3. Investment Income and Other Exempt Income
The Budget eliminates the tax on investment income by excluding it from the definition of business income. Further, the Budget narrows the definition of “investment capital” to solely include stock (an interest in a corporation treated as equity for federal income tax purpose) in a non-unitary entity that is held more than six months but are not held for sale to customers. The new law creates a presumption that an investment is not unitary when the taxpayer owns (directly or indirectly) less than 20% of the voting power of the stock of a corporation. The amended definition eliminates from the definition of investment capital “bonds and other securities, corporate and governmental,” severely narrowing the investment capital base. Further, the Budget includes an interesting provision, which states that an interest in a “debt obligation or other security” that is constitutionally prohibited from being apportioned to New York is included in investment capital.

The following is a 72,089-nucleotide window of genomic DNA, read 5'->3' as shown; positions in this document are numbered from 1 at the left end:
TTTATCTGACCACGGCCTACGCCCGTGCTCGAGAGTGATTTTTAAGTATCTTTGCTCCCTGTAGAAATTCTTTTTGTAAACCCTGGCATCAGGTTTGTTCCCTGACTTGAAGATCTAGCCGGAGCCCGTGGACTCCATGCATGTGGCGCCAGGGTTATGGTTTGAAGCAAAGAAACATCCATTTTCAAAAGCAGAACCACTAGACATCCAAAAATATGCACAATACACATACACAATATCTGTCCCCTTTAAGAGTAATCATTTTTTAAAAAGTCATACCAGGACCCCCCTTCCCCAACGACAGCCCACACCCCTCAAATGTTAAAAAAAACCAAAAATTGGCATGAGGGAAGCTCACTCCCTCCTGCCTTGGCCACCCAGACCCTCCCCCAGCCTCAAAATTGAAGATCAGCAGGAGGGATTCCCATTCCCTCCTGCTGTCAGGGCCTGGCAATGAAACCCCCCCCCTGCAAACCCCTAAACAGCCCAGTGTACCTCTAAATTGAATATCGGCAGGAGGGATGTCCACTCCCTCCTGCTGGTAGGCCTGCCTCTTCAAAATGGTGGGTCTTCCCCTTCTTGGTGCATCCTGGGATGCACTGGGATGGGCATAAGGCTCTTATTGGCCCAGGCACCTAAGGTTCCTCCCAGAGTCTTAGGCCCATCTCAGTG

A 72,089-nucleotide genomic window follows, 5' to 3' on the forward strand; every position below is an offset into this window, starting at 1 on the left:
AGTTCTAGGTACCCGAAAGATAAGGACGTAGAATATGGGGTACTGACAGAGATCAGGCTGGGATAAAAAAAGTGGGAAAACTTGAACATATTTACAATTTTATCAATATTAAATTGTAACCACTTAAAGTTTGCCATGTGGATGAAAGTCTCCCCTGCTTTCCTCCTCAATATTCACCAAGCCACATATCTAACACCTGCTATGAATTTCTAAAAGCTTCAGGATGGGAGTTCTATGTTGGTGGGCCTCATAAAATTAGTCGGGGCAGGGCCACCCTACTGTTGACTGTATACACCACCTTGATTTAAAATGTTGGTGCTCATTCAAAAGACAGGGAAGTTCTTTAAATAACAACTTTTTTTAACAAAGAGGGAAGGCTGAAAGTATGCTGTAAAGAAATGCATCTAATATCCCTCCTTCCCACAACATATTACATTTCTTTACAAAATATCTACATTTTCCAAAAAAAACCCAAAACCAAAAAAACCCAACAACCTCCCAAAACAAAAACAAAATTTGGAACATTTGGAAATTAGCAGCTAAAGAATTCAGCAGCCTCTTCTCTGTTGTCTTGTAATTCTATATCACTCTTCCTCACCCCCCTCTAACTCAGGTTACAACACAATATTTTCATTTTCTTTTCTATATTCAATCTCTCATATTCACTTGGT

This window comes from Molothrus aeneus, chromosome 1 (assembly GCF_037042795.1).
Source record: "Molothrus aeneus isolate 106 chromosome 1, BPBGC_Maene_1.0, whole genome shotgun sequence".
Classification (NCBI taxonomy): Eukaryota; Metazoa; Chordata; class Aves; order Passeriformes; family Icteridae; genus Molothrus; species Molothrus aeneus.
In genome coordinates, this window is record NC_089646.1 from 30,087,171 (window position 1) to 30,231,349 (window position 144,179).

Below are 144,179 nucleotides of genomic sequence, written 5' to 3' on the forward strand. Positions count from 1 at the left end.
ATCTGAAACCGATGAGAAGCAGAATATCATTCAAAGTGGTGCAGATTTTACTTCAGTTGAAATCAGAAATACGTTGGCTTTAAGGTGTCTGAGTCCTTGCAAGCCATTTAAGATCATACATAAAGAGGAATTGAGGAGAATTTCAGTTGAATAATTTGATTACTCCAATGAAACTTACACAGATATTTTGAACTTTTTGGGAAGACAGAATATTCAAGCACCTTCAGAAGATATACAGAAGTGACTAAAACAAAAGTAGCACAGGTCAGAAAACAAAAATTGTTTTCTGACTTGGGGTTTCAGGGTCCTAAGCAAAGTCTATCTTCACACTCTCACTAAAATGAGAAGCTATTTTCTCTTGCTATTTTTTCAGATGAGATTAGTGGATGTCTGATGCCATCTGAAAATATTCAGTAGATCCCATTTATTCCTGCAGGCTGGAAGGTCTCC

The Budget defines “other exempt income” as exempt unitary corporation dividends and exempt controlled foreign corporation income. Exempt unitary corporation dividends are dividends (less attributable expenses) from a corporation conducting a unitary business with the taxpayer that is not included in the unitary combined return (e.g., entities subject to Article 9 or 33). In addition, exempt controlled foreign corporation income means income (less attributable expenses) required to be included in federal taxable income pursuant to IRC § 951(a) from a unitary entity that is not included in the unitary combined report.
4. Expense Attribution Principles